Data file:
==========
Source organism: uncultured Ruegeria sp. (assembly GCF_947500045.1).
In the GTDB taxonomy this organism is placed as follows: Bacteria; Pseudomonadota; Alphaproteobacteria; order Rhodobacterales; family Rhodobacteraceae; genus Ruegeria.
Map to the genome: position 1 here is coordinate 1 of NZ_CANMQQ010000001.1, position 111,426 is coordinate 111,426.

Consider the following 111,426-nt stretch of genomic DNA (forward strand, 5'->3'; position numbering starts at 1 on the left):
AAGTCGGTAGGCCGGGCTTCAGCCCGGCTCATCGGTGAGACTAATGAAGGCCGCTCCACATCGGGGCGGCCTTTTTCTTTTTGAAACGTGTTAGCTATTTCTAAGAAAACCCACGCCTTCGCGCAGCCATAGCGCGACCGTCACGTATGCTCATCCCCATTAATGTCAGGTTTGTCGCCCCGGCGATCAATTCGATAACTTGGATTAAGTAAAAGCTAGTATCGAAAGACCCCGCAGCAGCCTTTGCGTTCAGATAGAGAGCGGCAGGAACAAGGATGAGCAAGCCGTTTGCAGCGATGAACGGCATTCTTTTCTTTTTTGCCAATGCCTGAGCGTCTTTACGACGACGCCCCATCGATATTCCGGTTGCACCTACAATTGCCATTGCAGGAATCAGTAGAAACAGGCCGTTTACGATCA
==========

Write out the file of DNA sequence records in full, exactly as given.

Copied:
Source organism: uncultured Ruegeria sp. (assembly GCF_947500045.1).
In the GTDB taxonomy this organism is placed as follows: Bacteria; Pseudomonadota; Alphaproteobacteria; order Rhodobacterales; family Rhodobacteraceae; genus Ruegeria.
Map to the genome: position 1 here is coordinate 1 of NZ_CANMQQ010000001.1, position 111,426 is coordinate 111,426.

Consider the following 111,426-nt stretch of genomic DNA (forward strand, 5'->3'; position numbering starts at 1 on the left):
AAGTCGGTAGGCCGGGCTTCAGCCCGGCTCATCGGTGAGACTAATGAAGGCCGCTCCACATCGGGGCGGCCTTTTTCTTTTTGAAACGTGTTAGCTATTTCTAAGAAAACCCACGCCTTCGCGCAGCCATAGCGCGACCGTCACGTATGCTCATCCCCATTAATGTCAGGTTTGTCGCCCCGGCGATCAATTCGATAACTTGGATTAAGTAAAAGCTAGTATCGAAAGACCCCGCAGCAGCCTTTGCGTTCAGATAGAGAGCGGCAGGAACAAGGATGAGCAAGCCGTTTGCAGCGATGAACGGCATTCTTTTCTTTTTTGCCAATGCCTGAGCGTCTTTACGACGACGCCCCATCGATATTCCGGTTGCACCTACAATTGCCATTGCAGGAATCAGTAGAAACAGGCCGTTTACGATCA